Thames Water has escaped being fined by regulator Ofwat for failing to meet its annual targets to reduce water leaks.
Thames Water's, which saw profits soar, has requested a drought order
Instead of having to pay a penalty, the company will invest an extra £150m over five years to replace ageing pipes.
Thames was expected last year to cut its average daily leakage rate to 860 million litres, but only managed to reduce it to 894 million.
The firm has missed targets three years in a row, and has been criticised as water supplies fell and profits rose.
Thames recently applied for a drought order, and also has reported a 31% increase in profits and bonuses for some of its top executives.
The money the firm is being told to invest by Ofwat is twice as much as the fine the regulator could have imposed.
"A fine would not have gone to protect customers, but to the Exchequer," said Ofwat in a statement.
"Thames has bound itself to spend an extra £150m at the cost of its shareholders to replace more ageing pipes than planned. This will directly address the issue of London leakage and achieve more secure supplies," said Ofwat.
The investment will go towards replacing at least 368km of mains pipes, in addition to the 1,234km that the firm is already committed to replacing between 2005 and 2010.
Ofwat has set new leakage reduction targets, saying that by 2010 Thames will have to meet levels that are 20% harsher than the earlier ones.
However, critics have complained that in the years up to 2010 the targets, rather than getting tougher, have actually got easier.
This year, for example, Thames will have to cut its daily leakage rate to 840 million litres, far higher than the earlier level of 805 million litres.
Although it has reduced the volume of water being lost, Ofwat said in late June that Thames' performance was "unacceptable".
Environment Minister Ian Pearson backed Ofwat's decision, saying: "It is right that the consumer does not bear the burden of the increased investment needed for Thames to deal with its failure to meet its leakage targets."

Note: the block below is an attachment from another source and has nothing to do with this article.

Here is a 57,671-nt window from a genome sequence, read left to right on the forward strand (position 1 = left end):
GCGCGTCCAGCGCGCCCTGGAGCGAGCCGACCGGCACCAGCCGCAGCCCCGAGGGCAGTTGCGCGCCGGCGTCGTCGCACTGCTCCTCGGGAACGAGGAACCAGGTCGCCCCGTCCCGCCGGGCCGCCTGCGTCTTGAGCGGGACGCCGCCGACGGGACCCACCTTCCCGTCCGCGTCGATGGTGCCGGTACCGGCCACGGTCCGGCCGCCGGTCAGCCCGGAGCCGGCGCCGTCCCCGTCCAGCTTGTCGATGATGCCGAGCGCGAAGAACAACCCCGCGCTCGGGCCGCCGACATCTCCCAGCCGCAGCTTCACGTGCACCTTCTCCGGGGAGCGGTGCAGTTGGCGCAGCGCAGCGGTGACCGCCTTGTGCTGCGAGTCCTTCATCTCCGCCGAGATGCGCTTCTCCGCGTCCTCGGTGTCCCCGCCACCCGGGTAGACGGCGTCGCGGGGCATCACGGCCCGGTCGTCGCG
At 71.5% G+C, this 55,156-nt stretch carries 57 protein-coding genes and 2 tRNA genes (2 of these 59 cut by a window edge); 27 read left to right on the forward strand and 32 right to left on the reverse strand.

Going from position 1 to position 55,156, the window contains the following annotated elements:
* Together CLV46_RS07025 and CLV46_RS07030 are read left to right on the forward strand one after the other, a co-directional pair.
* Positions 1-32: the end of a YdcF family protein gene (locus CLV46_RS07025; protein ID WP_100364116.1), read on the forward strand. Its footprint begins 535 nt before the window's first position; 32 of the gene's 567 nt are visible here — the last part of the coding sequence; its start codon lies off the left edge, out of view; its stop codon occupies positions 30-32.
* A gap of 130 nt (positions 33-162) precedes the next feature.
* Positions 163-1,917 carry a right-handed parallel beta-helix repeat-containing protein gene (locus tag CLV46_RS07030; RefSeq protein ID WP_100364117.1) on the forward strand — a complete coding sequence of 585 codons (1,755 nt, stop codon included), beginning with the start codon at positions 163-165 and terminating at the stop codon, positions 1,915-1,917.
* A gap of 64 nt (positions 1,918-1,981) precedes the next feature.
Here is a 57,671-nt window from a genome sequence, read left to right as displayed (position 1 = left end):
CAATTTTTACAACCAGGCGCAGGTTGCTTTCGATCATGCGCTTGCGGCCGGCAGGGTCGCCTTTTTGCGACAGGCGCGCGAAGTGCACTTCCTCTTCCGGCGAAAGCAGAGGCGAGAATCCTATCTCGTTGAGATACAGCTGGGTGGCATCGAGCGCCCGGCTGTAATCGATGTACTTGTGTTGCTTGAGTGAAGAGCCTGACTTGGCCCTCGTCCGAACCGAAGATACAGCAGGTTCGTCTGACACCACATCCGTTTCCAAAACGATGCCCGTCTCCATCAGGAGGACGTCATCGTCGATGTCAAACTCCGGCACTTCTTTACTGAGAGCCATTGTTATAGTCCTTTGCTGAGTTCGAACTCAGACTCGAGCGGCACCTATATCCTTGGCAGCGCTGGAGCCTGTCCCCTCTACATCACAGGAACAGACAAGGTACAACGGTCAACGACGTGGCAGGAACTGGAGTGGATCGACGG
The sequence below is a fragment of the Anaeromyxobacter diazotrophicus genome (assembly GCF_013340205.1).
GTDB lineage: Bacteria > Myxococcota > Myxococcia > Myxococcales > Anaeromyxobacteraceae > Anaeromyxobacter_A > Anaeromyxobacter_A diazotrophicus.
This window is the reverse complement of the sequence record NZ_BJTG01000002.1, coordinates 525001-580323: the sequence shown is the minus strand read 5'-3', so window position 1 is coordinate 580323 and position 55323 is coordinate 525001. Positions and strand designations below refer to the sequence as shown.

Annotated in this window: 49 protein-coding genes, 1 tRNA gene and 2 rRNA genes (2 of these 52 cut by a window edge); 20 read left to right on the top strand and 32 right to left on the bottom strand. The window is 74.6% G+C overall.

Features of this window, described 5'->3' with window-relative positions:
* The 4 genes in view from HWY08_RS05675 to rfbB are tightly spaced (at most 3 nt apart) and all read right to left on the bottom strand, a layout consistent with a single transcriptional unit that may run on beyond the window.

Especially as Thames, which is owned by German utility group RWE, reported pre-tax profits of £346.5m during its last financial year. It also has applied for a drought order and expects to hear in August whether it will be issued.
Not everyone was pleased with Ofwat's decision. Elizabeth Howlett, deputy chair of the London Assembly's Health and Public Services committee, was among the most outspoken.
"It's insulting to suggest that merely redistributing huge profits borne by rising prices is any penalty for Thames Water's poor maintenance record," she said.
"Disgruntled consumers, who are facing more and more restrictions, would've welcomed much tougher penalties and stricter targets on reduction levels, rather than letting Thames off the hook with this half-baked effort," she said.
Pressure group the Consumer Council for Water said that while it welcomed the increased spending on the leaks, Thames' customers should be given a refund, or rebate, from their bills to compensate for the company's failures.
"Thames took consumers' money without delivering on their promises - it is only right that they should give back what they owe to their customers," said Dame Yve Buckland, chair of the CC Water.
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